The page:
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Impact of Extracapsular Lymph Node Involvement After Neoadjuvant Chemoradiation Therapy Followed by Surgery in Carcinoma of the Esophagus

A Multicenter Study

Depypere, Lieven P., MD*; Moons, Johnny, MSc*; Mariette, Christophe, PhD; D’Journo, Xavier B., PhD; Thomas, Pascal A., PhD; Hölscher, Arnulf H., PhD§; Bollschweiler, Elfriede, PhD§; van Berge-Henegouwen, Mark I., PhD; Van Lanschot, Jan J. B., PhD||; Lerut, Toni E. M. R., PhD*; Nafteux, Philippe R., PhD*

doi: 10.1097/SLA.0000000000002425
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Objectives: The current study aims to examine the impact of extracapsular lymph node involvement (EC-LNI) on survival for both esophageal adenocarcinoma (AC) and squamous cell carcinoma (SCC) treated with neoadjuvant chemoradiation therapy (nCRT) followed by surgery.

Background: Studies have demonstrated the negative prognostic value of EC-LNI in primary surgery, but its impact after nCRT remains unclear.

Methods: From the databases of 6 European high-volume centers 1505 patients with R0 resections were withheld. Oncologic variables, including ypT, ypN, number of positive lymph nodes, and lymph node capsular status: EC-LNI and intracapsular lymph node involvement (IC-LNI), were examined. Statistical analysis was performed by Cox proportional hazards modeling.

Results: In SCC 182 patients (31.6%) had positive lymph nodes, of whom 60 (33.0%) showed EC-LNI. In AC 391 patients (42.1%) had positive lymph nodes, of whom 147 (37.6%) showed EC-LNI. Overall 5-year survival (O5YS) in SCC was 42.0%. Presence of EC-LNI meant a significantly worse O5YS than IC-LNI or pN0 (10.6%, 39.5%, and 47.4%, respectively; P < 0.05). O5YS in AC was 41.2%. No significant difference was observed between EC-LNI and IC-LNI (P = 0.322). In the multivariate analysis, among the examined possible prognosticators, presence of EC-LNI showed the highest hazard ratio (2.29, confidence interval: 1.52–3.47) as an independent prognosticator for overall survival in SCC, but it was not in AC.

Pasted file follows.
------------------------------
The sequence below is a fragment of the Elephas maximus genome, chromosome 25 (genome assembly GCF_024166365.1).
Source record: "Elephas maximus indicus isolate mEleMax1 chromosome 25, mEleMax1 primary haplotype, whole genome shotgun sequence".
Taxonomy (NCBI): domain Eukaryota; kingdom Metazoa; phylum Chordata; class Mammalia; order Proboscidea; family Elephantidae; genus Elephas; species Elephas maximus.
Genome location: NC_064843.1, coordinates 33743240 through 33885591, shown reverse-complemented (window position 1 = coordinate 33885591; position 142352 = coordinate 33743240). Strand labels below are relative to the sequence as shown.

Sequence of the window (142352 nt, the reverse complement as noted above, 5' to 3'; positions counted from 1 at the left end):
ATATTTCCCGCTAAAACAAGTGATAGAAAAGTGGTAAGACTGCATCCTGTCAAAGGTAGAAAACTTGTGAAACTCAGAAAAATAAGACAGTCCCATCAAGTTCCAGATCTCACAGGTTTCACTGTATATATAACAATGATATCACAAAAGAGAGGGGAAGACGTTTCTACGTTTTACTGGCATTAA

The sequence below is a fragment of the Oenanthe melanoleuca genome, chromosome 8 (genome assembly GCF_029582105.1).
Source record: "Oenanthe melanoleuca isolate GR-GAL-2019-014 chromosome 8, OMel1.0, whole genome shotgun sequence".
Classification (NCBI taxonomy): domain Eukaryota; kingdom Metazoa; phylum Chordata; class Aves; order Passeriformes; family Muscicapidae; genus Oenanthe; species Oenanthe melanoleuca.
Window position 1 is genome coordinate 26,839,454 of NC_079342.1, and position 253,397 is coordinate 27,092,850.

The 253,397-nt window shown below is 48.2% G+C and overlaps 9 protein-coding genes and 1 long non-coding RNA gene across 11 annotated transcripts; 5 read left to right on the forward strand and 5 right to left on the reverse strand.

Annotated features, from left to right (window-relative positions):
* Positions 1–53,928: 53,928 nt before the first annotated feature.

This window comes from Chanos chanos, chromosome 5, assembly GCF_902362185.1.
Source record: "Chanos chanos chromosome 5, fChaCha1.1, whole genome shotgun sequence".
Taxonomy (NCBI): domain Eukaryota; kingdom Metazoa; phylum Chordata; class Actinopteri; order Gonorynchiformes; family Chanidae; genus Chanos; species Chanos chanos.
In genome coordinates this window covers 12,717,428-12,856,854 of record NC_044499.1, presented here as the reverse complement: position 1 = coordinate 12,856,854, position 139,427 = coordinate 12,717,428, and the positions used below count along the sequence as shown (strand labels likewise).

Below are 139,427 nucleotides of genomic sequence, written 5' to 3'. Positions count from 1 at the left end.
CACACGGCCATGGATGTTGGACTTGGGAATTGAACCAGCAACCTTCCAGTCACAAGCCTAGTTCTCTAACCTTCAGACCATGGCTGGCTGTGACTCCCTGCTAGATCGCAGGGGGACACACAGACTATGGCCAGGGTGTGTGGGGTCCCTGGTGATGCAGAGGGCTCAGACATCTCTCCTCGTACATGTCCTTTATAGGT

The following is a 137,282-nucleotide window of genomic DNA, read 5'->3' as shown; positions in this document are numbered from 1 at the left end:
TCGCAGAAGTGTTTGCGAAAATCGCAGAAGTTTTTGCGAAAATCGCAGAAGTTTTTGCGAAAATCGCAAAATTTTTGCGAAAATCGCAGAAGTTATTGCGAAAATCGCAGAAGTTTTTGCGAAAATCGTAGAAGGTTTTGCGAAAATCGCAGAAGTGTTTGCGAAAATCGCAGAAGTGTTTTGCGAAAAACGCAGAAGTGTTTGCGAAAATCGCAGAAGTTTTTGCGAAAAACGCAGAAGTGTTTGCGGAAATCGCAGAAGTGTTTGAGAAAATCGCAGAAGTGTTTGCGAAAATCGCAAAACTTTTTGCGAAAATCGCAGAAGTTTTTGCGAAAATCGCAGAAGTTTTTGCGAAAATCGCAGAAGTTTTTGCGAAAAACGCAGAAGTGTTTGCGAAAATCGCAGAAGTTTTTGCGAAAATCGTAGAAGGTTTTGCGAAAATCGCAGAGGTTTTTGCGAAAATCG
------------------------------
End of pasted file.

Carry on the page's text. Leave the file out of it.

Conclusions: Based on this international multicenter study, the presence of EC-LNI after nCRT is at least as important as N-stage for survival and EC-LNI is the strongest prognosticator for overall survival in SCC but not in AC.

*Department of Thoracic Surgery, University Hospitals Leuven, Leuven, Belgium

Department of Digestive and Oncological Surgery, Claude Huriez University Hospital, Lille, France

Department of Thoracic Surgery and Surgery of the Esophagus, Aix-Marseille University and Assistance Publique-Hôpitaux de Marseille, Marseille, France

§Klinik und Poliklinik für Allgemein-, Viszeral- und Tumorchirurgie, Cologne, Germany

Department of Surgery, Academic Medical Center, Amsterdam, The Netherlands

||Department of Surgery, Erasmus University Medical Center, Rotterdam, The Netherlands.

Reprints: Lieven P. Depypere, MD, Department of Thoracic Surgery, University Hospital Leuven, Herestraat 49, 3000 Leuven, Belgium. E-mail: lieven.depypere@uzleuven.be.

The authors report no conflict of interests. Christophe Mariette is deceased.

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